There is a problem in delivering liquid gas from its pressurized storage container to the point where it is to be used because there are heat leaks in the delivery line between the storage container and the machine where the liquid gas is to be used, especially if the delivery lines are long. These heat leaks vaporize a portion of the liquid gas into a gas phase, and the gas phase must be separated from the liquid.

SUMMARY OF THE INVENTION

It is an object of this invention to remove the gas phases from the liquid gas and leave only liquid which is delivered to the use machine.

It is another object to reduce the amount of gas phases produced by heat leaks in the delivery lines by reducing the temperature of the gas so that it withstands a greater amount of heat before it vaporizes.

It is another object to provide a compact integrated gas phase separator and subcooler which accomplishes these objects.

The inventive apparatus comprises a subcooler having a bath of cold liquid gas, a gas phase separator submerged in the subcooler bath, a copper coil which transports liquid from the gas phase separator through the subcooler cold bath to reduce the temperature of the liquid gas in the coil and return it to the supply lines, and a float valve control mechanism for controlling the level of liquid in the subcooler bath and in the separator bath.

The inventive process includes the steps of separating out the gas phases of the liquid gas, cooling the liquid by passing it through a cold bath in the subcooler and returning it to the supply lines, removing the gas phases from the apparatus, actuating the gas relief valve to remove gas from the separator by heating the cold bath in the subcooler to lower the level of the subcooler bath, and replenishing the level of the liquid in the subcooler bath by transferring liquid to it from the separator bath after a certain amount of gas has been removed from the separator.

BRIEF DESCRIPTION OF THE DRAWINGS

The FIGURE is a schematic drawing showing a compact integrated gas phase separator and subcooler constructed in accordance with this invention.

DETAILED DESCRIPTION OF THE INVENTION

Turning to the drawings, there is shown a compact integrated gas phase separator and subcooler 11 for removing gas phases from a liquid gas and subcooling the liquid gas which is delivered to the separator-subcooler 11 through a delivery line that is connected with an inlet tube 13 and is gas-phase separated and subcooled and delivered to a delivery line through an outlet tube 15.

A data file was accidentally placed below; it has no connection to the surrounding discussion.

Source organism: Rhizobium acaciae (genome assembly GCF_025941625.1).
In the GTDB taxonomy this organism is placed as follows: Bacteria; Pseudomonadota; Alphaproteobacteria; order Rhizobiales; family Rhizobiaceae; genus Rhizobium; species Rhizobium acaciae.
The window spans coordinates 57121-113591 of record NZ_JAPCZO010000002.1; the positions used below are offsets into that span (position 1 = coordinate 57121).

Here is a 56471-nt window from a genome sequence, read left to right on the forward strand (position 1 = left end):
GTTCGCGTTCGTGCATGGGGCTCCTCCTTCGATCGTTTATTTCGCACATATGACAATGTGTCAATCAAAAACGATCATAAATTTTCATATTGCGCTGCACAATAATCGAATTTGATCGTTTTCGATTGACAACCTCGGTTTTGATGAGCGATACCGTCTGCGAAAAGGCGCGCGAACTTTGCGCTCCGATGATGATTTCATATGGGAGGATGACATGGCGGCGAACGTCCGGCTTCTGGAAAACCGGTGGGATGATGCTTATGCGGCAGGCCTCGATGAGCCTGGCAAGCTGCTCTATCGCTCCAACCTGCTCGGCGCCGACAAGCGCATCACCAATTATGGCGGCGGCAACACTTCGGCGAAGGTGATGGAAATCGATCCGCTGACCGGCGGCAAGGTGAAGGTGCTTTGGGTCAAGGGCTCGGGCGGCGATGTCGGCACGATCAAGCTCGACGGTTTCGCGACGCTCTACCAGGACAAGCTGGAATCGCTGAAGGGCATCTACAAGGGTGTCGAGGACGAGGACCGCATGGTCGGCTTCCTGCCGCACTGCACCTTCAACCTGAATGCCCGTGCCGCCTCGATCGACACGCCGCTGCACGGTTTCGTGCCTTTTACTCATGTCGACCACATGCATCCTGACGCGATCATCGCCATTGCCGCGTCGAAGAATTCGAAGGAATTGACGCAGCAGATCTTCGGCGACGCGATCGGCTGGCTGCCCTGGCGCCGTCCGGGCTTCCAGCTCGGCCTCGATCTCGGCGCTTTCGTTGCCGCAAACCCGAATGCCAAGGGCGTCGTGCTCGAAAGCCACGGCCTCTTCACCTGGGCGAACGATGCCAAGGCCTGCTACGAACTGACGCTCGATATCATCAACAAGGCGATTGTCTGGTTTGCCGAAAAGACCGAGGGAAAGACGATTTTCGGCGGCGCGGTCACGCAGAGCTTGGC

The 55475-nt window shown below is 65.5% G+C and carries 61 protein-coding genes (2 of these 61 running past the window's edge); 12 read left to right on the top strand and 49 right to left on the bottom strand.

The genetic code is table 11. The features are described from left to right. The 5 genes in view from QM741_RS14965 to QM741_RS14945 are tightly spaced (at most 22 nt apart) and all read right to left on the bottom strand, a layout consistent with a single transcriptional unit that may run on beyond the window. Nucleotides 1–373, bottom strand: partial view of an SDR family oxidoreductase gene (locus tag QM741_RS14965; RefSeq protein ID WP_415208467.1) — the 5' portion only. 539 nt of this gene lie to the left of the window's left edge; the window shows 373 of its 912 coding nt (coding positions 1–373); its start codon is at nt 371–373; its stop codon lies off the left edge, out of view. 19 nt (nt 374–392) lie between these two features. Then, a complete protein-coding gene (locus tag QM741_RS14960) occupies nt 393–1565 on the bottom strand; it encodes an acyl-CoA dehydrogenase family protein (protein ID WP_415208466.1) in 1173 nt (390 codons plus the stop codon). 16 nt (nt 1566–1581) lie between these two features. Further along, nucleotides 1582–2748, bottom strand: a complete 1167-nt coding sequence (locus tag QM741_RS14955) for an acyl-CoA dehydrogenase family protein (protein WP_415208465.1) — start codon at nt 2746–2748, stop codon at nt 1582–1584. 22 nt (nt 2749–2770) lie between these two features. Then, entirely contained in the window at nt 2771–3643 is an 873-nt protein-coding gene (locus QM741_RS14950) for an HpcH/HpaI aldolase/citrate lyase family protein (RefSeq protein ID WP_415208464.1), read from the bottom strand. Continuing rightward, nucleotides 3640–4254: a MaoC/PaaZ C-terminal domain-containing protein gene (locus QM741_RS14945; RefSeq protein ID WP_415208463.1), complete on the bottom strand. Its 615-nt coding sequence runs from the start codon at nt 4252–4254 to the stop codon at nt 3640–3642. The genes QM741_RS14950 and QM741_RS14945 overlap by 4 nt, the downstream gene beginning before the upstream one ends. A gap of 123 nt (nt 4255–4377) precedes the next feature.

The subcooler includes a container 17 that is vacuum insulated to prevent heat leaks. The outside of container 17 does not get too cold, and the insulation prevents the cold inside the container from leaking to the outside.

A cold bath 19 of liquid gas is maintained inside container 17, and may be an ambient bath of liquid nitrogen at -320° F. and ambient pressure of 14.7 psi.

Subcooler bath 19 is maintained at a level 21 by a float valve 23 having a float 25 attached to valve 23 by an arm 27.

The gas phase separator includes a container 29 which is positioned inside subcooler container 17 and sits in the cold subcooler bath 19.

Inlet tube 13 passes a liquid gas from a liquid gas supply line into the phase separator container 29 through a port 31 into a separator liquid bath 33 which is maintained at a liquid level 35 by the position of a takeoff tube 37.

Gas phases separated out of the separator liquid bath 33 are delivered from the separator container 29 through takeoff tube 37 to the float valve 23 from where they are deposited into the upper portion of subcooler container 17 above subcooler bath liquid level 21. From there the vapor may be exhausted to atmosphere through a vapor vent 39 formed in the top of subcooler container 17.

Alternatively, vapor vent 39 may be closed, and the vapor may be delivered to a pressure regulator 41 through tube 43. Instead of the ambient pressure provided by vapor vent 39 in subcooler container 17, if vent 39 is closed, pressure regulator 41 may regulate the pressure in the subcooler container 17 to raise or lower the pressure above or below ambient to thereby regulate the temperature of the liquid gas of the subcooler bath 19.